Sepsis campaign

What is sepsis

Sepsis, also known as blood poisoning, is the reaction to an infection in which the body attacks its own organs and tissues.

Sepsis is a potentially life-threatening condition, however it can be easily treated if caught early.

Symptoms of sepsis will present differently between adults and children. The information below is to help you identify the symptoms.

How do I spot sepsis

Sepsis could occur as the result of any infection. There is no one sign for sepsis. It is a serious condition that can initially look like flu, gastroenteritis or a chest infection.

Seek medical help urgently if you develop any of the following:

  • slurred speech or confusion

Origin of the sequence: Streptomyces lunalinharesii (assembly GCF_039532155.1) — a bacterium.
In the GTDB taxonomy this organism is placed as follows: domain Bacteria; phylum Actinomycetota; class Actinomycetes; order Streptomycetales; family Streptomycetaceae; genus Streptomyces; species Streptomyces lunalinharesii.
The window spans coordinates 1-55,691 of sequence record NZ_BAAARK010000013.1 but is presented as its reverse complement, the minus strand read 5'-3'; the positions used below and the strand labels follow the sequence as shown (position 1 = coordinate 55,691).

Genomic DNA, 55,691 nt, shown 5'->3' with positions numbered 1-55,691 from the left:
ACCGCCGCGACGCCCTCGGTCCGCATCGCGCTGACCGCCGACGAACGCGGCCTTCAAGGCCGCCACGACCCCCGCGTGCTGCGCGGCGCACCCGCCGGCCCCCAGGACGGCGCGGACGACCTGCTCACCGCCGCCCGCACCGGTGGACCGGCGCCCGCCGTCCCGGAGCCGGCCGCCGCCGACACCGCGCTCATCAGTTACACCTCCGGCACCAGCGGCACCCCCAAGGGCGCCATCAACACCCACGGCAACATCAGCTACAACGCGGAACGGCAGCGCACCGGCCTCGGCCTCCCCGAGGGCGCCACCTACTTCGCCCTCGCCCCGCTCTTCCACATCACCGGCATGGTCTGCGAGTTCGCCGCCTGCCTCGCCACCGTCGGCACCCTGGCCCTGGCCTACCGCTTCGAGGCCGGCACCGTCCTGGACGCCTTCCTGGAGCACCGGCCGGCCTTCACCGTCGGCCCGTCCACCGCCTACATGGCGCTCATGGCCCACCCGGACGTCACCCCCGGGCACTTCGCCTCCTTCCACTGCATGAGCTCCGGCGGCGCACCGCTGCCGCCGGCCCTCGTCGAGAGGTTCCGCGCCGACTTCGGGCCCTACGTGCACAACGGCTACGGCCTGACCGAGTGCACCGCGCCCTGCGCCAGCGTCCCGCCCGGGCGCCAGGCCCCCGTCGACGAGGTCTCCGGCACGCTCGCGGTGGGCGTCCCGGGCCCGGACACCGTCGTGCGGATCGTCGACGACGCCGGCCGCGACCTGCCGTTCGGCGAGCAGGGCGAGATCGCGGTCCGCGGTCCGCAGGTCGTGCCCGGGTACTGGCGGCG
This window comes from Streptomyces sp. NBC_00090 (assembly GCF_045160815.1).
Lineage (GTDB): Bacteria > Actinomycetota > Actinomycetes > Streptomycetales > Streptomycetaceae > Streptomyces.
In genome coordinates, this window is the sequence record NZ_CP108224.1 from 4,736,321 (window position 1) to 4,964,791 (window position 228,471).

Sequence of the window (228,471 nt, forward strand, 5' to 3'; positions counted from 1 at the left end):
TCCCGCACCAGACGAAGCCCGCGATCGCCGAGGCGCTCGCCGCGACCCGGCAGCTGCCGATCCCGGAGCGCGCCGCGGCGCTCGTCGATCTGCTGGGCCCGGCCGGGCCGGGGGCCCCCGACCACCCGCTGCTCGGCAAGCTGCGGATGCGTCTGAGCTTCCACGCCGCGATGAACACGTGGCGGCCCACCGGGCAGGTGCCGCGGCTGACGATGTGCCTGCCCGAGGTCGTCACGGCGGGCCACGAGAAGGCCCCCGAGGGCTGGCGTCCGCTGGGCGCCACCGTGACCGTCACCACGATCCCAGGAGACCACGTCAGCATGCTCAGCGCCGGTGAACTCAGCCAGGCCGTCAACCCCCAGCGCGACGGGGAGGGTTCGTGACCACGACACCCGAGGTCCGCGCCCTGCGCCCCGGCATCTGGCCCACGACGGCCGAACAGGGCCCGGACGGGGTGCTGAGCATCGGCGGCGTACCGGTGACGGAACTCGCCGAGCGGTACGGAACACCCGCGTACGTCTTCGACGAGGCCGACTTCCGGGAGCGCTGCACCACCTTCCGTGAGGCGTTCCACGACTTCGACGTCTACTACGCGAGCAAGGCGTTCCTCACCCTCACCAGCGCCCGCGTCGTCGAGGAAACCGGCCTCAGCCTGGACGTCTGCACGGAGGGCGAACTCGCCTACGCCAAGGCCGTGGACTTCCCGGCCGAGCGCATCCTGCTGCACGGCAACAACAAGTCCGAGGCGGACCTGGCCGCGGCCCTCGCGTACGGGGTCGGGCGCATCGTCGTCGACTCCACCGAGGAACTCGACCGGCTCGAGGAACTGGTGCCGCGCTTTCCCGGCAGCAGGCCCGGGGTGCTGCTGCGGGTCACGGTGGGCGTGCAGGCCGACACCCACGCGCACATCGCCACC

• extreme shivering or muscle pain
  • passing no urine (in a day)
  • severe breathlessness
  • it feels like you’re going to die
  • skin mottled or discoloured

Sepsis in children

If your child is unwell with either a fever or very low temperature (or has had a fever in the last 24 hours), just ask, could it be sepsis?

Call 999 if a child has the following symptoms:

  • is breathing very fast
  • has a fit or convulsion
  • looks mottled, bluish, or pale
  • has a rash that does not fade when you press it
  • is very lethargic or difficult to wake
  • feels abnormally cold to touch

Any child under 5 who might have sepsis if they:

  • are not feeding
  • are vomiting repeatedly
  • have not had a wee or wet nappy for 12 hours

If you’re worried they’re deteriorating call NHS 111, or see your GP.

Links and resources